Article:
Video: Distracted Driving Technology Confuses Test Driver 1In the midst of the “Facebook revolution,” Americans are awed by any problem that can be solved by technology. That’s why many car companies and safety advocates have turned to technology to reduce distracted driving. But these high-tech control systems aren’t always slam dunks. New York Times Personal Technology Editor Sam Grobart tested some popular options for a video last week before the New York International Auto Show, and came up with some mixed results, suggesting that distracted driving technologies could make driving even more confusing.

Grobart looked at three new models, the Acura ZDX, the Ford Focus, and the Audi A8, which each suffered from unique problems. The Acura model was probably the most similar to what most motorists are used to, relying on a traditional(ish) dashboard filled with high-tech buttons. While familiar, Grobart warned that the volume of buttons could confuse and fluster the driver.

The Ford Focus My Ford Touch system has earned some good press lately for reducing buttons and anticipating driver demands. But based on Grobart’s test drive, Ford’s touch screen controls actually required more attention from the driver, which meant more time looking away from the road. That’s never a safe option.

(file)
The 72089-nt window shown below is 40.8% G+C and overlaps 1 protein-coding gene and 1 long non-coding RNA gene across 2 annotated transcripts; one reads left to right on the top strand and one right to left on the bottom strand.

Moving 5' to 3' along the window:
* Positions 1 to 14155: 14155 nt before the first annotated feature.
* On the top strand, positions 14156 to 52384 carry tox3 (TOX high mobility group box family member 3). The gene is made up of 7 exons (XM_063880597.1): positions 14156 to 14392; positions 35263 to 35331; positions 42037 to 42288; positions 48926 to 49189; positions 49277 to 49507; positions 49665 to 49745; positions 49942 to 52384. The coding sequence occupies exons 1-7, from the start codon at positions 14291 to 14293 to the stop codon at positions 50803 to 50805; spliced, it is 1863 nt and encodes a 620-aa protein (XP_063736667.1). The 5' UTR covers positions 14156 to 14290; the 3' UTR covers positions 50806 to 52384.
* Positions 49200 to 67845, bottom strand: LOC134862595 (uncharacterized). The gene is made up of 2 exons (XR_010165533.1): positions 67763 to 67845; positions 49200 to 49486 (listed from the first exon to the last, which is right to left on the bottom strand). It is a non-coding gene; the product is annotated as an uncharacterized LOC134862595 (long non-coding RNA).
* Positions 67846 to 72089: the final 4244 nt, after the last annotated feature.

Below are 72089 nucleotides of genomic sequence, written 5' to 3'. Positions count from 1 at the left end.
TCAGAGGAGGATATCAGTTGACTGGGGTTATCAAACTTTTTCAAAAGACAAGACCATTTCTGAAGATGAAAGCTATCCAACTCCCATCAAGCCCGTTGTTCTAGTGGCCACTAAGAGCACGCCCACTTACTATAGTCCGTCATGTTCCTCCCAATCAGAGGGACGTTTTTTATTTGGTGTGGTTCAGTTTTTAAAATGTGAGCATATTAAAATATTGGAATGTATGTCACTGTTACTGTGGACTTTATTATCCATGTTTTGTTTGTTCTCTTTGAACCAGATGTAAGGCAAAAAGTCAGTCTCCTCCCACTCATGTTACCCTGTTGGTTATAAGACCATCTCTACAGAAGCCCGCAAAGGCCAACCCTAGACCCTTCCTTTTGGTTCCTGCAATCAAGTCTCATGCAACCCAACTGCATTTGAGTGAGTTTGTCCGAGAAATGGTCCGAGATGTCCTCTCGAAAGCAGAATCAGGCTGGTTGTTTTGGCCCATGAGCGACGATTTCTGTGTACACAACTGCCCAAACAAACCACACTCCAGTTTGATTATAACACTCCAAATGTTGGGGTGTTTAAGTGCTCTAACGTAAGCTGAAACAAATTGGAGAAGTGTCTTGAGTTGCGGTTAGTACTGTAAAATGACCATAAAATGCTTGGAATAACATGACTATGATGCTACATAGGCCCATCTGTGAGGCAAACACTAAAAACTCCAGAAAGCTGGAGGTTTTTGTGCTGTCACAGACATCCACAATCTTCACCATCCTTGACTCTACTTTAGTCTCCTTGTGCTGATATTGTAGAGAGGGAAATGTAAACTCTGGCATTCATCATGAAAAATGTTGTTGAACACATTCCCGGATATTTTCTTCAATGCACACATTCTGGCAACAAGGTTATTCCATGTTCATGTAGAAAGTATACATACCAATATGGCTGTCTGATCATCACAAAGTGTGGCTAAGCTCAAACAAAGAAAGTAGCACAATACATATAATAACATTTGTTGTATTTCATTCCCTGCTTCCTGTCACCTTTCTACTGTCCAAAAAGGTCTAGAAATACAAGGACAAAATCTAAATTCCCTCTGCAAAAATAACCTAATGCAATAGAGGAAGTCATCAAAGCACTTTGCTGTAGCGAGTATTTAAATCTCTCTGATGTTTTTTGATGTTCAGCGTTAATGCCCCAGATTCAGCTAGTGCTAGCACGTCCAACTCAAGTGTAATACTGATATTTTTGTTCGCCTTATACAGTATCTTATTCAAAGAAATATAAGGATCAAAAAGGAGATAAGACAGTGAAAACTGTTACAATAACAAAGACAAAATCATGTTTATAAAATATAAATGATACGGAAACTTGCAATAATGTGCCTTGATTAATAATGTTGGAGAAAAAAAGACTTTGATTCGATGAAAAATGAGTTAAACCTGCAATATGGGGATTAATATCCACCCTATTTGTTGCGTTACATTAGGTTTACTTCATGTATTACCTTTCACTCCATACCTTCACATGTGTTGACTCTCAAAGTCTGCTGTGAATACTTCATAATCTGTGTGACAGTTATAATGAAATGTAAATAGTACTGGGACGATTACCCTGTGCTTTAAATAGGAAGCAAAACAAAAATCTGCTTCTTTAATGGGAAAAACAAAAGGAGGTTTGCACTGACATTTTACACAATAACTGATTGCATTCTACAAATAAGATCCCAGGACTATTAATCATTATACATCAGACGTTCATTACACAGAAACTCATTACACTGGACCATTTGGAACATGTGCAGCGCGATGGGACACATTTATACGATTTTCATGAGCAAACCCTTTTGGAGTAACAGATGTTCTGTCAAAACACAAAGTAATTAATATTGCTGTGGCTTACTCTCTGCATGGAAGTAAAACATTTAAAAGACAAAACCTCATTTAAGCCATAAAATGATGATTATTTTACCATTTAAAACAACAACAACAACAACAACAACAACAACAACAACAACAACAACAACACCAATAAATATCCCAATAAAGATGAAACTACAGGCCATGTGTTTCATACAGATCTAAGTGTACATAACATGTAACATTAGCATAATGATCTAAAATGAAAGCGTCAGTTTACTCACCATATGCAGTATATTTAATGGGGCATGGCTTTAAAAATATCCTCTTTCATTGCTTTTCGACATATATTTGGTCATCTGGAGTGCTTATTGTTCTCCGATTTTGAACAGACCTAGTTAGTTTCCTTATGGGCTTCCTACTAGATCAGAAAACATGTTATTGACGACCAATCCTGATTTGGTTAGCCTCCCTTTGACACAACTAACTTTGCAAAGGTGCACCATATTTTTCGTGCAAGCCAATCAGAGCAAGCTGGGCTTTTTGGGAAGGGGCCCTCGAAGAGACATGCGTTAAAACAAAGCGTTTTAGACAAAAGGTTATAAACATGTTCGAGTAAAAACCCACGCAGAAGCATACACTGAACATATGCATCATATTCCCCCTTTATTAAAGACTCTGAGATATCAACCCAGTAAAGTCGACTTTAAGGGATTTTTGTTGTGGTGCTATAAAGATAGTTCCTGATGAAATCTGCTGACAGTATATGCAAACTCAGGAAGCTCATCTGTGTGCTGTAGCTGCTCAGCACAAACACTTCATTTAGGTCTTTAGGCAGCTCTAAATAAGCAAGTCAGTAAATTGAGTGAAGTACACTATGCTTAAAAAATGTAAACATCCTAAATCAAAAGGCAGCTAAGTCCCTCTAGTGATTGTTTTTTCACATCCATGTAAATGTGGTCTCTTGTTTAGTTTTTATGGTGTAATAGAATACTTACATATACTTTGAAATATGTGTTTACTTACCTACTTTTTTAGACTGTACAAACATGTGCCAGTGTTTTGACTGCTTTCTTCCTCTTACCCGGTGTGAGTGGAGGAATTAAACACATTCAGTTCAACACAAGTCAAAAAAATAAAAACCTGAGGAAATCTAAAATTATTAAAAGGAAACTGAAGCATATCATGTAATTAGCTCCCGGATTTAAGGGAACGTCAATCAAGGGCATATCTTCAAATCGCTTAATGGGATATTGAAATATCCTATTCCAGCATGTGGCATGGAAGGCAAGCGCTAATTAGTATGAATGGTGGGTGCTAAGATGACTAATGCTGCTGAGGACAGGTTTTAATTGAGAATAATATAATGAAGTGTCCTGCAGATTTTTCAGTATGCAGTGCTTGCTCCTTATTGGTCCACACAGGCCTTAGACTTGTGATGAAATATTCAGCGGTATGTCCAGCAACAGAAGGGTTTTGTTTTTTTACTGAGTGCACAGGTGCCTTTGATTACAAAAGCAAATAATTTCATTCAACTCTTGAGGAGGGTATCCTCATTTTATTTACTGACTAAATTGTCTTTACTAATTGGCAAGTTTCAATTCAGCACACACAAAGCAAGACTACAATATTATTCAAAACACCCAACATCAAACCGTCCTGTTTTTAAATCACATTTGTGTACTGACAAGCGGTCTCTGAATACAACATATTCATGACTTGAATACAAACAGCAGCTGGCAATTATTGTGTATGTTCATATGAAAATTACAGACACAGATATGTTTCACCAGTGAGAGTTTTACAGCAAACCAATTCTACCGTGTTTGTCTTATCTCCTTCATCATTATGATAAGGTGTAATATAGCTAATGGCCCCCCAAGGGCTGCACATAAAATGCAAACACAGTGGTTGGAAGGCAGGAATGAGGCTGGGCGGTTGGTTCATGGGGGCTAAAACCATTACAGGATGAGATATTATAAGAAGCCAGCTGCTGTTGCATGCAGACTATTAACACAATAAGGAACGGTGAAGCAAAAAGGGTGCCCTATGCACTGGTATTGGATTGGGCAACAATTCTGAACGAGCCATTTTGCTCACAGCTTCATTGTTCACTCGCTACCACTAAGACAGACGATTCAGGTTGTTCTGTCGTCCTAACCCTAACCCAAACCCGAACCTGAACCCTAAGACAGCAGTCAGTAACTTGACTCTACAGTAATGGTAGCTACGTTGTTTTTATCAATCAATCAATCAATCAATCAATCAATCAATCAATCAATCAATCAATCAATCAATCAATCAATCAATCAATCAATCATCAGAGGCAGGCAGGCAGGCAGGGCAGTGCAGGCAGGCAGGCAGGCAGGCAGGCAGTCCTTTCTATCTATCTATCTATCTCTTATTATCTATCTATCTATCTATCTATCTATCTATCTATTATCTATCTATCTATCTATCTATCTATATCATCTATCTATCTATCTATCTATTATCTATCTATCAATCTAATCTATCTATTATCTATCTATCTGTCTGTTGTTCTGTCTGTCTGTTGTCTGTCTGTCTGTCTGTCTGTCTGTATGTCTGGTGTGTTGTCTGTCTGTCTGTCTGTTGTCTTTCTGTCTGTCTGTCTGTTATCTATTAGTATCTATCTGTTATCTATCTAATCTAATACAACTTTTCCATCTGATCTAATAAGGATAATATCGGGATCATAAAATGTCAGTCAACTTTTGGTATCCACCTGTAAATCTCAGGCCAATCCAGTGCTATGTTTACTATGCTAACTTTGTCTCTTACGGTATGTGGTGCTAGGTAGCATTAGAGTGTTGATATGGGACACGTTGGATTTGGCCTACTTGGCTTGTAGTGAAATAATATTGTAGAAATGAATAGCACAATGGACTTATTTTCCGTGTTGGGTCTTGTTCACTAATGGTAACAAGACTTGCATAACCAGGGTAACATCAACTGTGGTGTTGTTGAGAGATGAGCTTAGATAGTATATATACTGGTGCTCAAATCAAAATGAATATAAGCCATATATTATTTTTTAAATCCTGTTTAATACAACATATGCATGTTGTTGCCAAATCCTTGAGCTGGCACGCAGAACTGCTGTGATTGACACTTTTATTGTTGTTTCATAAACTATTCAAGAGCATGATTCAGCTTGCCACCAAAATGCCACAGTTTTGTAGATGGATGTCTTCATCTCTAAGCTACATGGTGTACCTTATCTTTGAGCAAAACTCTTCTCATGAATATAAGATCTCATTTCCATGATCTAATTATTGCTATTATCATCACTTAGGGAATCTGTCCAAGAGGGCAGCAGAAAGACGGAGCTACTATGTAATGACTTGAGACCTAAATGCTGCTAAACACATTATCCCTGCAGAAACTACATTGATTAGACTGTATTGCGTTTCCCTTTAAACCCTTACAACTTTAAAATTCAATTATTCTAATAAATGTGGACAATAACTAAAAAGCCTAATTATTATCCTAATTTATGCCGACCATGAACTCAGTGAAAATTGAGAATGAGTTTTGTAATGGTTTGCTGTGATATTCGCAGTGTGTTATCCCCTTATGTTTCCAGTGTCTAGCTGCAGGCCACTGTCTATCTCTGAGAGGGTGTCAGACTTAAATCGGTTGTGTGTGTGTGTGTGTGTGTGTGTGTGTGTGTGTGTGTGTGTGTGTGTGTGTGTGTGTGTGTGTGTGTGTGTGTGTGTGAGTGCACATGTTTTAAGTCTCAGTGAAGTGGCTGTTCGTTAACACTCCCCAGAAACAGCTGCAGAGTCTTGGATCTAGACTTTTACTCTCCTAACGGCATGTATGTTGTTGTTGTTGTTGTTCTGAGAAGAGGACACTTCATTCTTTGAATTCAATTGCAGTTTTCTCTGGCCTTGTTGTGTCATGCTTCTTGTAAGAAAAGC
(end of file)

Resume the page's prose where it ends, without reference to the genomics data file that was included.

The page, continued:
The Audi A8 combined physical controls with a ultra-smart touch pad which enables the driver to scroll through commands or even write letters in short hand that the computer then recognizes. But even in this case, Grobart warned “I wouldn’t feel very comfortable using any of these systems at highway speeds.”

We’ve written a lot in the past about dangerous distracted driving technologies, always concluding that the best way to prevent distracted driving car accidents is to put the phone down when you’re zooming down the highway. If you’re having trouble setting these ground rules yourself, there are a number of fantastic phone apps that prevent distracted driving. This is the ideal role for technology when it comes to distracted driving: make cell phone use harder, not easier, behind the wheel.

Watch the video here:


Andy Gillin

Andy Gillin received his Bachelor’s Degree from the University of California at Berkeley and his law degree from the University of Chicago. He is the managing partner of GJEL Accident Attorneys and has written and lectured in the field of plaintiffs’ personal injury law for numerous organizations. Andy is a highly recognized wrongful death lawyer in California.